Rapaport Magazine

Stock Markets

By Martin Rapaport
RAPAPORT... So how do you feel when the stock market drops 12 percent in one day? How about when it goes back up? How much of your life savings are tied up in the market? How secure do you feel?

It’s not just the stock market that’s going up and down; it’s your feelings and sense of security. Your life savings are at risk. Economic data, stock markets indices and foreign currency rates can be treated as abstract financial concepts in newspapers; however, when we start talking about your personal money, things get real very fast.

Money isn’t just about money. It’s about if we can buy a car or a house, get married, send our kids to college, afford insurance or retire. Money is about our quality of life, sense of well-being, self-confidence and identity. When stock markets surge and plummet, so does the mood of society. People feel great and want to celebrate when they make lots of money and they feel depressed and want to hide under their beds when they lose lots of money. So stock market prices aren’t just about finance, they are about the psychological well-being of society and a leading indicator of consumption.

The relationship between stock market activity and the psychology of consumers becomes more complicated as market volatility increases. In a perfect world, steadily increasing stock prices promote a sense of secure well-being as they create wealth. This is an ideal scenario for the development of luxury demand and, in fact, has been a primary driver of luxury demand in China, the Far East and India over the past year. China’s SSE 180 stock index surged 150 percent in 2007, creating a luxury brand boom and raising the roof on investors’ expectations and speculation.

As long as stock prices move upward, consumers can forgive an occasional correction while focusing on the medium-term positive movement. However, if the downward price movement is steep or prolonged, consumers begin to feel that they are losing hard-won money and their sense of financial security deteriorates. Consumers become confused. They are afraid to leave the market when prices are low and they are afraid to stay in the market because prices may fall further. They are stuck, uncertain, fearful and not in the mood to spend money on luxury items. Investors are consumers and increasing stock market volatility creates uncertainty, reducing luxury demand.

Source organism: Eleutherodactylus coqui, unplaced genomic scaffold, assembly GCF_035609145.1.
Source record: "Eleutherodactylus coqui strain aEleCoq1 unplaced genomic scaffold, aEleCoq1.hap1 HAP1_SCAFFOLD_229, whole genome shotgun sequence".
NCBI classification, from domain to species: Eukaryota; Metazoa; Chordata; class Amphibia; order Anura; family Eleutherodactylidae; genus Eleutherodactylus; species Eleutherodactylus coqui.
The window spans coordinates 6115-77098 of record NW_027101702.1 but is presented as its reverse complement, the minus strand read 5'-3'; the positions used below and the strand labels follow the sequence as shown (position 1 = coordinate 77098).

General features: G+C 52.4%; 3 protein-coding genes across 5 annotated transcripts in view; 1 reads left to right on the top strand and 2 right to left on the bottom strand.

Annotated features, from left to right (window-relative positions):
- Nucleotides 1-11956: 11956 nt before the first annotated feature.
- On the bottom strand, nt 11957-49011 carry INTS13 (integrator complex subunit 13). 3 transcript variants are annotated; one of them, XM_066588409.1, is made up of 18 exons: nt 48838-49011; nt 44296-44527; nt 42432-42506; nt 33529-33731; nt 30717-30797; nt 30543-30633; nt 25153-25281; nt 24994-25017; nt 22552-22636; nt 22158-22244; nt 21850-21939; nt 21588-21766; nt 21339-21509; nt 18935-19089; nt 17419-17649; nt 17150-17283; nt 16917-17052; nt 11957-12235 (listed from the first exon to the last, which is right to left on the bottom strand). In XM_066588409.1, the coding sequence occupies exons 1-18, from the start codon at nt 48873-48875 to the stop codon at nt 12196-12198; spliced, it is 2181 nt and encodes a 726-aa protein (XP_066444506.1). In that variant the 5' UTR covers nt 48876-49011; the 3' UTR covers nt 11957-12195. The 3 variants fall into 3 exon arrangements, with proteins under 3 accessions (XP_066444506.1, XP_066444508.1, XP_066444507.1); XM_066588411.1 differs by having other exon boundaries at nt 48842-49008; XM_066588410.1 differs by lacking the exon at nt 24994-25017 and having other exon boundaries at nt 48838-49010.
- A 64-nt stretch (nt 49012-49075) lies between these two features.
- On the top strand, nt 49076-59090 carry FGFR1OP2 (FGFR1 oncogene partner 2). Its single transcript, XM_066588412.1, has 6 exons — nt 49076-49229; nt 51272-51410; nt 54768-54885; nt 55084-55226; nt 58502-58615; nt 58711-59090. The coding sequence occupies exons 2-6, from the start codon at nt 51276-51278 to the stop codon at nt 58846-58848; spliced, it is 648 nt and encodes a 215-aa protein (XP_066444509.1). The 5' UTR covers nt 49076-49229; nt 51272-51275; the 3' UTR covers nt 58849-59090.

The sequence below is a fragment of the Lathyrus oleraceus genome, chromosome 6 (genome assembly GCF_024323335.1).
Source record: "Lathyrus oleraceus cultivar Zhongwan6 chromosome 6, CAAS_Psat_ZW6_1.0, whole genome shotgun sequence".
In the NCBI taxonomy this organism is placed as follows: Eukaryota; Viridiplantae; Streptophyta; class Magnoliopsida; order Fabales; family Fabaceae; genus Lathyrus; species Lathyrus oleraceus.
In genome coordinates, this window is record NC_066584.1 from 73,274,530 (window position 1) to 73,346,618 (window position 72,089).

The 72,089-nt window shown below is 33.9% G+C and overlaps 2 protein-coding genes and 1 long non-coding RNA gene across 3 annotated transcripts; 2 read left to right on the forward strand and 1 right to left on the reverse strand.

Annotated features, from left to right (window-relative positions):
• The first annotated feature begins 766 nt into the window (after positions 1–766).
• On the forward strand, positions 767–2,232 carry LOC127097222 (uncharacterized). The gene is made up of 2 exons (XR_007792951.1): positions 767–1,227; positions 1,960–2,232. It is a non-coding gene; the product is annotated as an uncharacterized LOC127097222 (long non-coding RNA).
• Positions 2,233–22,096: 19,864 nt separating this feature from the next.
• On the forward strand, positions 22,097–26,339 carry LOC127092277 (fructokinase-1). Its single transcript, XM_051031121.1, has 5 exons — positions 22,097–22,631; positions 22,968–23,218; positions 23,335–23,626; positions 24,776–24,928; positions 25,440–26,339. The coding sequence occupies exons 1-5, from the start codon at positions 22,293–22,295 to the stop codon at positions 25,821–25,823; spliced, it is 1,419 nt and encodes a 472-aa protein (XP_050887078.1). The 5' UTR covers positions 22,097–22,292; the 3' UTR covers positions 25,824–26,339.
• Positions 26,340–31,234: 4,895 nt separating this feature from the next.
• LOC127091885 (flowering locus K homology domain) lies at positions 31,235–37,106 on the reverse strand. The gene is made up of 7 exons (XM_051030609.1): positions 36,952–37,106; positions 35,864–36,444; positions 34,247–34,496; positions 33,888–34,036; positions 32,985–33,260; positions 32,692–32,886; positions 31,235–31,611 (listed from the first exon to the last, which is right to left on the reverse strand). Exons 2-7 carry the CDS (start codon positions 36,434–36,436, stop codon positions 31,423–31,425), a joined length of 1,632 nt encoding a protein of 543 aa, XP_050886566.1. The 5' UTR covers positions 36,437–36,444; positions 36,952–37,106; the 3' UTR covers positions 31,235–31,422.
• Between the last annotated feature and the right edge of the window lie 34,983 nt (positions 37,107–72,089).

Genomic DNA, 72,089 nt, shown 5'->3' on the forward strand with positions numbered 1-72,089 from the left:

The positive and negative impact of the wealth effect on luxury demand is not just a matter of how wealthy people actually are but rather how wealthy they feel they are going to be. Changes in virtual wealth, such as an increase or decrease in the real estate value of a home that a consumer has no intention of selling, will impact luxury consumption. Changes in investment portfolio valuations will also impact demand even if the investor has no intention of selling. The propensity to consume luxury products is not merely a function of disposable income, but more importantly, the mood of consumers.

The impact of the stock markets on luxury consumption is not limited to the behavior of stock market participants. The economy is a highly sophisticated neural network of complex interactions. Changes in demand, whatever the cause, spill over into other areas. Lower housing prices created by the mortgage crisis, reductions in Wall Street bonuses, diminished disposable income due to higher oil prices, plummeting stock markets and a host of other factors interactively define demand, price levels and consumption. While specific forces may occasionally dominate the scenario, combinations of complex interactive factors define demand.

The current market for diamonds and jewelry is under pressure as external economic forces diminish U.S. demand for commercial goods that are in oversupply. Fortunately, foreign demand from rapidly expanding economies in China and India is picking up some of the slack and creating selective shortages in promotional and fine-quality goods. Surging prices for large certs have abated as declining stock markets reduce luxury demand from the wealthy investor class. Diamond speculators and over-excited rough dealers be warned: The party may be over. Greed is not the basis of sustainable demand.

The jewelry industry should be prepared for a period of transition as Far East, Indian and Arab markets expand. U.S. retailers should prepare for shifting consumer demand to better price/value products. Brands will have to justify the cost of their unique selling proposition. Lower interest rates will take some pressure off dealers but tighter credit markets will force inventory rationalization.

External economic factors are the primary forces influencing demand amid concern that a U.S. recession is spreading to the Far East. Fortunately, significant jewelry demand is event driven. Birthdays, anniversaries and holidays will persist. The bridal market will remain strong in spite of record-high platinum and gold prices.

In the current environment, firms that strategically add value to their products and focus on growing markets will have opportunity to increase market share. As they say in Hong Kong, “It’s not the winds of change that are important; it’s how you set your sails.”

Global Stock Markets 2007

Stock Markets 2007

SSE 180 China 150%

Sensex India 45%

S&P 500 USA 4%

FTSE All Share UK 0%

Nikkei Japan -15%

US$ Exchange Rate

China Yuan China 5.9%

Indian Rupee India 10.7%

Japanese Yen Japan 6.1%

Euro Euro 10.7%

British Pound UK 1.3%

Article from the Rapaport Magazine - February 2008. To subscribe click here.

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